Jason’s Corner – Undead Heroes


Whenever playing superheroes with my seven-year-old son, who always chooses to be Batman, I unquestionably choose to team-up with the Dark Knight as the Emerald Warrior. Who wouldn’t want to possess a ring that can create a green version of anything you can possibly imagine? And outside of Arkham, is there any villain as cool to battle as Sinestro? Not in my book. Sometimes, Green Lantern’s powers are so cool, that the seven-year-old Batman will ask if he can trade his utility belt for my power ring.

So, needless to say, I am very excited about the new Green Lantern movie set to debut in June. I decided that in preparation for the film, I would need to catch up with what’s been going on with the Corps. Now I haven’t been so oblivious to the Green Lantern stories to have missed the Sinestro Corps War and the expansion of the power rings to include all the colors of the rainbow (ROYGBIV) in Green Lantern #25. However, I couldn’t read the Brightest Day storylines without having read all of Blackest Night. So I went right to the shelves of graphic novels and bought a pristine, hard-bound copy.

Blackest Night

In Blackest Night, written by Geoff Johns and penciled by Ivan Reis, black power rings are seeking out dead heroes and villains to rise from their graves and torment the living, rip out their hearts, and expand the army of the super-undead. This is an incredibly violent series, as any zombie vehicle should be, and for the most part the action keeps it moving right along.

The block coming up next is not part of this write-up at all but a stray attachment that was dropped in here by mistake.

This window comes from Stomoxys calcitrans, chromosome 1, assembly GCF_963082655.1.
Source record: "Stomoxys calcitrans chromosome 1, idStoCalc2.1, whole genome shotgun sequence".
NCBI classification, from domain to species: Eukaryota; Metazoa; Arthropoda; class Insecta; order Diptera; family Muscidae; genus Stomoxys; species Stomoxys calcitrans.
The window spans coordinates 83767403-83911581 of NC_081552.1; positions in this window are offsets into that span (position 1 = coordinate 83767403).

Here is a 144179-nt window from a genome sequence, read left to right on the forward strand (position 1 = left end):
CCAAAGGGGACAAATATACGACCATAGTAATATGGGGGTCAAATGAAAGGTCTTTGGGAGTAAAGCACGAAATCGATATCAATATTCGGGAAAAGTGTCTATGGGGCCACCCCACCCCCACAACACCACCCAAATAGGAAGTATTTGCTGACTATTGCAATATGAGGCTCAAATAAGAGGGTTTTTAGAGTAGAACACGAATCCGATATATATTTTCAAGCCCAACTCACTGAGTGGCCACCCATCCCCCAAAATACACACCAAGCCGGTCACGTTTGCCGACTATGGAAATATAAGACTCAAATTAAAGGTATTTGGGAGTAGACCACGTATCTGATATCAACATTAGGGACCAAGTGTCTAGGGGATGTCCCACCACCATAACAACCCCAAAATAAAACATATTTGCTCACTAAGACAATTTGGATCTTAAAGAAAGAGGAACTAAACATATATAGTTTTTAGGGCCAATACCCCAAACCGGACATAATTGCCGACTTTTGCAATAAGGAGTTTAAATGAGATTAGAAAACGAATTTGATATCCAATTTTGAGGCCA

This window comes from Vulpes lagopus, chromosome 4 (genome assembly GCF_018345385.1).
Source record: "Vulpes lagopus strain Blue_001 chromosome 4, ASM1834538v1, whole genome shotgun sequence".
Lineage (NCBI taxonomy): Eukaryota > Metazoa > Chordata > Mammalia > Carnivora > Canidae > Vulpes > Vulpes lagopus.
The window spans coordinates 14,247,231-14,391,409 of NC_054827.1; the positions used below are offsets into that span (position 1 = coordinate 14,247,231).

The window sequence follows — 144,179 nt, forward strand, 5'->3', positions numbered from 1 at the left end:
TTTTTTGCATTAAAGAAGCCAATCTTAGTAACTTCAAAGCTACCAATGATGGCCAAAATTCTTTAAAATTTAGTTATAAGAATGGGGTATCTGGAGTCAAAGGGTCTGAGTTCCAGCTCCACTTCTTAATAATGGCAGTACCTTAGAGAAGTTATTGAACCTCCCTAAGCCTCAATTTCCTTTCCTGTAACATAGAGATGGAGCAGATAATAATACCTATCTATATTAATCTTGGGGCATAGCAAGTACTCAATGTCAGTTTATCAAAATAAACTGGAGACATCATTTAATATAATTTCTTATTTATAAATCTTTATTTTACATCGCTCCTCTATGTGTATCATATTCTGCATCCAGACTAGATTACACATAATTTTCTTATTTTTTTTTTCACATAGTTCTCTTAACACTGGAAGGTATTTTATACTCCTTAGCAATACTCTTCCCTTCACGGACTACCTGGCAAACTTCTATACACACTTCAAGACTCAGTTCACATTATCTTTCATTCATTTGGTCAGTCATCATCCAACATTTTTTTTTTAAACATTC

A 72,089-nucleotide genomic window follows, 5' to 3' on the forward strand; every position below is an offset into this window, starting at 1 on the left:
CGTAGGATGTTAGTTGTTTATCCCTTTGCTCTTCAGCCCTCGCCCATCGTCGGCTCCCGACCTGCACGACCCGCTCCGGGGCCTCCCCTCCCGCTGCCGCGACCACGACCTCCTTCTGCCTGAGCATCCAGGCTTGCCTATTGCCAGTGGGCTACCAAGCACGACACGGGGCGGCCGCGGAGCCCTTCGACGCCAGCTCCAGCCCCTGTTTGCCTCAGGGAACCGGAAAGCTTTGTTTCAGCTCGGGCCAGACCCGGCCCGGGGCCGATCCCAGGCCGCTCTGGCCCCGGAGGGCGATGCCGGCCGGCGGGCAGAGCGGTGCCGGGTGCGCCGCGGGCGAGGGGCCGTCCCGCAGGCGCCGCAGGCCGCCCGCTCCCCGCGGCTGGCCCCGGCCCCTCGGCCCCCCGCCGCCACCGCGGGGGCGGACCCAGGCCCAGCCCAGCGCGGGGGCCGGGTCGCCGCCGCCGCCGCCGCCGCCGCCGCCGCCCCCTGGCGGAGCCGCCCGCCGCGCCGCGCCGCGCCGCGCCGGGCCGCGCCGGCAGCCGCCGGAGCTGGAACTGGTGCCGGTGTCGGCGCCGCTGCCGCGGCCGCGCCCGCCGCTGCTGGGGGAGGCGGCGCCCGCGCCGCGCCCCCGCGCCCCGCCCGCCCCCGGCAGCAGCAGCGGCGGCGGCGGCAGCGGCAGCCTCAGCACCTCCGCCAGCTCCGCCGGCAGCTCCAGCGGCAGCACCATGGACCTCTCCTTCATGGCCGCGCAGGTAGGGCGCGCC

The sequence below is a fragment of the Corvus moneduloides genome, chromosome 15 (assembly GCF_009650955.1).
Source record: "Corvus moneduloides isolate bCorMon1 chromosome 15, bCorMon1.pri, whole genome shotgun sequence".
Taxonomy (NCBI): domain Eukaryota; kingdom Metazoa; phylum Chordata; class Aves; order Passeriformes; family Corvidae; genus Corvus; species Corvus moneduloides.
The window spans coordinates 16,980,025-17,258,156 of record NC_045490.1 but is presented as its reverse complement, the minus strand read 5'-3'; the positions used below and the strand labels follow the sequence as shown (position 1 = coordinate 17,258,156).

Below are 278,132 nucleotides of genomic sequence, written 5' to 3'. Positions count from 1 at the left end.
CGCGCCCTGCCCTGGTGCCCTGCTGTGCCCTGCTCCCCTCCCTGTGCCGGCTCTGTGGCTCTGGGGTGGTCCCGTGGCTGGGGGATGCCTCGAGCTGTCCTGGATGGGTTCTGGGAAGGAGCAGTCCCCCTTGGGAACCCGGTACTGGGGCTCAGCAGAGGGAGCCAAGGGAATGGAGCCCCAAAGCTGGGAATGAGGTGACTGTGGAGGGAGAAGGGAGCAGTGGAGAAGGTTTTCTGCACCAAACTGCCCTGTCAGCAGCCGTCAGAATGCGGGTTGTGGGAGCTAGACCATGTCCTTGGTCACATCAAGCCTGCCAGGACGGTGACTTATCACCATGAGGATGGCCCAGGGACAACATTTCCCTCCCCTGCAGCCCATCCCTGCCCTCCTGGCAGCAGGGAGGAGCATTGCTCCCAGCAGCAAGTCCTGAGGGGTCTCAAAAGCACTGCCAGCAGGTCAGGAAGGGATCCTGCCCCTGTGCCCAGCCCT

Ivan Reis’s art is visceral and captivating. The series is loaded with remarkable double-page splashes any nerd would be proud to have as a desktop background. By far, the coolest part of the series is seeing zombified versions of your favorites (even Aquaman is cool as a zombie). Later, Reis gives us a Yellow Lantern Scarecrow, a Star Safire Wonder Woman, and a blue Flash – which is also great for action figure sales.

Like a lot of series that span several titles, Blackest Night gets a bit choppy in its storytelling and there are a few too many “what-it-means-to-be-a-superhero” speeches for my taste. While some readers may feel they need to get out a DC Comics character encyclopedia when reading, Geoff Johns really fleshes out some of the lesser known heroes. Overall, he does what a lot of writers struggle to do – portray characters with some depth. Characters deal with guilt, mourning, shame, anger, and confusion. There are some great surprises, like a heroic Sinestro and a murderous Firestorm. Johns even foreshadows what we now know to be the truth about Batman’s death when he never really appears as a Black Lantern. As a whole, this series is very accessible to comic fans.

If you are at all excited about the Green Lantern movie and you can name at least three out of the five Green Lanterns from Earth, then Blackest Night is a great series to get you amped up for the film. If you can’t even tell Green Lantern from the Green Power Ranger, then wait for my next review of Green Lantern: Secret Origin. This way you won’t go into the film thinking Abin Sur is a fancy Middle Eastern dessert.

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I've been a comic nerd since Spider-man and his Amazing Friends and the Super Friends. So someone please explain to me, when did Aquaman become so cool? Also, why isn't She-Hulk in more media?


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    1. Then you would definitely like Blackest Night. And check out Marvel Zombies. Of course there are just straightup zombie books too – i.e. Walking Dead.